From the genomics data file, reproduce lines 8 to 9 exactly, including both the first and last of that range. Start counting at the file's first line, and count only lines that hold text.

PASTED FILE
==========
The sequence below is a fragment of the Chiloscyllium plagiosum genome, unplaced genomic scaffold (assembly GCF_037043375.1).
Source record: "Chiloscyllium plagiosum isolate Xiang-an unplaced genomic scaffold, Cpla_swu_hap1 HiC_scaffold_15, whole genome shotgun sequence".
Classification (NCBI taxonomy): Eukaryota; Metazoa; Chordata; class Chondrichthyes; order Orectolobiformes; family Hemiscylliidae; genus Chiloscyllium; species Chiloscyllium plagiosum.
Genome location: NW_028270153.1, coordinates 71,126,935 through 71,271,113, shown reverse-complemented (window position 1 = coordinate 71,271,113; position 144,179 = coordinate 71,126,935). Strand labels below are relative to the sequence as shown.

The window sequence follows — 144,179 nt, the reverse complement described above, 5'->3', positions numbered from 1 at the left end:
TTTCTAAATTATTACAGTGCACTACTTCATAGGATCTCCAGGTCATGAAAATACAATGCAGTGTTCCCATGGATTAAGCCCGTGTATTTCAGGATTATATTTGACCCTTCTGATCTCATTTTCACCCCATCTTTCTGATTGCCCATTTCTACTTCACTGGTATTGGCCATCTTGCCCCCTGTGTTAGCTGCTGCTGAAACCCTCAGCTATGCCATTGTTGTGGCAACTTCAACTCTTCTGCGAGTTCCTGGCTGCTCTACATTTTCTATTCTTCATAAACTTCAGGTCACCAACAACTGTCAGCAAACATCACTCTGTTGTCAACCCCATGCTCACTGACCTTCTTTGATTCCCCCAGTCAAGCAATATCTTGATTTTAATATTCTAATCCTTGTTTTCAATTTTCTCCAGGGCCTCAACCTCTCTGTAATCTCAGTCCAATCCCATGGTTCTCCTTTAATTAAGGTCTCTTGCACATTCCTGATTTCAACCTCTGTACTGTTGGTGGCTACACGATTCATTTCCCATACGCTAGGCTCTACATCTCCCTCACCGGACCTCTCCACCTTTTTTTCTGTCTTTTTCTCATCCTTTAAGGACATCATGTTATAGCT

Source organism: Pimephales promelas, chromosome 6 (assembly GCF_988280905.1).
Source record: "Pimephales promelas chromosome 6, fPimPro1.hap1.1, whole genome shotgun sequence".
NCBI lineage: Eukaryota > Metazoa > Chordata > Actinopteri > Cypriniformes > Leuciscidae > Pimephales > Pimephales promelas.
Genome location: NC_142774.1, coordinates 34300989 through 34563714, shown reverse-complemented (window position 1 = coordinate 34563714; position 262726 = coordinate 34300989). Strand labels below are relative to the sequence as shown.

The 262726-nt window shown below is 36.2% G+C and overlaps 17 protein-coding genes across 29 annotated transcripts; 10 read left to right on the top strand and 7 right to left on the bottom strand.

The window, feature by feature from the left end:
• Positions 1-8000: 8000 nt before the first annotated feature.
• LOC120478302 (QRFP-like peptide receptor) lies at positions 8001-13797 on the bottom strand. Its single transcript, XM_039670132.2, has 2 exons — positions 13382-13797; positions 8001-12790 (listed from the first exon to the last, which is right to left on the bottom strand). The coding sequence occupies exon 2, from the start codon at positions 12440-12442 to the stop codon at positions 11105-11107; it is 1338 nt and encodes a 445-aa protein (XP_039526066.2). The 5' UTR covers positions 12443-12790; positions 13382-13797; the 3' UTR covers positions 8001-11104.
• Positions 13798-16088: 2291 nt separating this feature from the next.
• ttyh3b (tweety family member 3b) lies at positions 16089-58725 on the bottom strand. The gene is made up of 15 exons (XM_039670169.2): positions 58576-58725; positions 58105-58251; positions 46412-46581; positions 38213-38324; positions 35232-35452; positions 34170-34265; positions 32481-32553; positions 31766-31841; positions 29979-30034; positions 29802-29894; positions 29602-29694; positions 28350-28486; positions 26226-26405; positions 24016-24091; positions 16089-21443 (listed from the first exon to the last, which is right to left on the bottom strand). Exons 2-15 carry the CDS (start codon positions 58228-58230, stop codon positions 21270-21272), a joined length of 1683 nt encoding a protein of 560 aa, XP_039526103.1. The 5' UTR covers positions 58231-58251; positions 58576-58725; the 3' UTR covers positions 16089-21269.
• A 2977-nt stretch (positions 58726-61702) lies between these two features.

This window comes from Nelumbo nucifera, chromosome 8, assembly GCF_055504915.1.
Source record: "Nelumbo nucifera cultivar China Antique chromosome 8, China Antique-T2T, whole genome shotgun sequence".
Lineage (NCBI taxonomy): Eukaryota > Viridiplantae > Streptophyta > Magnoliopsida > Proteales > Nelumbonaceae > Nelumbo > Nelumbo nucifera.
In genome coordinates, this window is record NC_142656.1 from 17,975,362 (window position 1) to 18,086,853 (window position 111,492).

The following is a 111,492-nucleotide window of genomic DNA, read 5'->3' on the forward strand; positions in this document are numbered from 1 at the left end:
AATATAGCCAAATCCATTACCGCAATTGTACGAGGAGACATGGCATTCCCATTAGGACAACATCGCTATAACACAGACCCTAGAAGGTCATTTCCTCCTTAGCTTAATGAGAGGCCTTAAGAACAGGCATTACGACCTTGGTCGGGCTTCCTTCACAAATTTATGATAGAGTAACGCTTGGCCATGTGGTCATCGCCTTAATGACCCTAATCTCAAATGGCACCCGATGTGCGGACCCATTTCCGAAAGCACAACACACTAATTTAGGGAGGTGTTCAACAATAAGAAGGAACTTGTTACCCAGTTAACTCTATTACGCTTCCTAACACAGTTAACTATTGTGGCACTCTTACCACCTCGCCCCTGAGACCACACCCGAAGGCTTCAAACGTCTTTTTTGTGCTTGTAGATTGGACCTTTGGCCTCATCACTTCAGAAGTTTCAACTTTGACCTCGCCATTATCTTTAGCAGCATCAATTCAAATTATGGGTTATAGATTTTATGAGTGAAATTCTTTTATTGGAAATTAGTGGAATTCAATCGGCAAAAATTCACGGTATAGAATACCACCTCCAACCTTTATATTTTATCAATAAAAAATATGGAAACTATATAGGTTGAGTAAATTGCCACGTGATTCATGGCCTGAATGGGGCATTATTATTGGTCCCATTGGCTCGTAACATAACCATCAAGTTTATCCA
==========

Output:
Source record: "Pimephales promelas chromosome 6, fPimPro1.hap1.1, whole genome shotgun sequence".
NCBI lineage: Eukaryota > Metazoa > Chordata > Actinopteri > Cypriniformes > Leuciscidae > Pimephales > Pimephales promelas.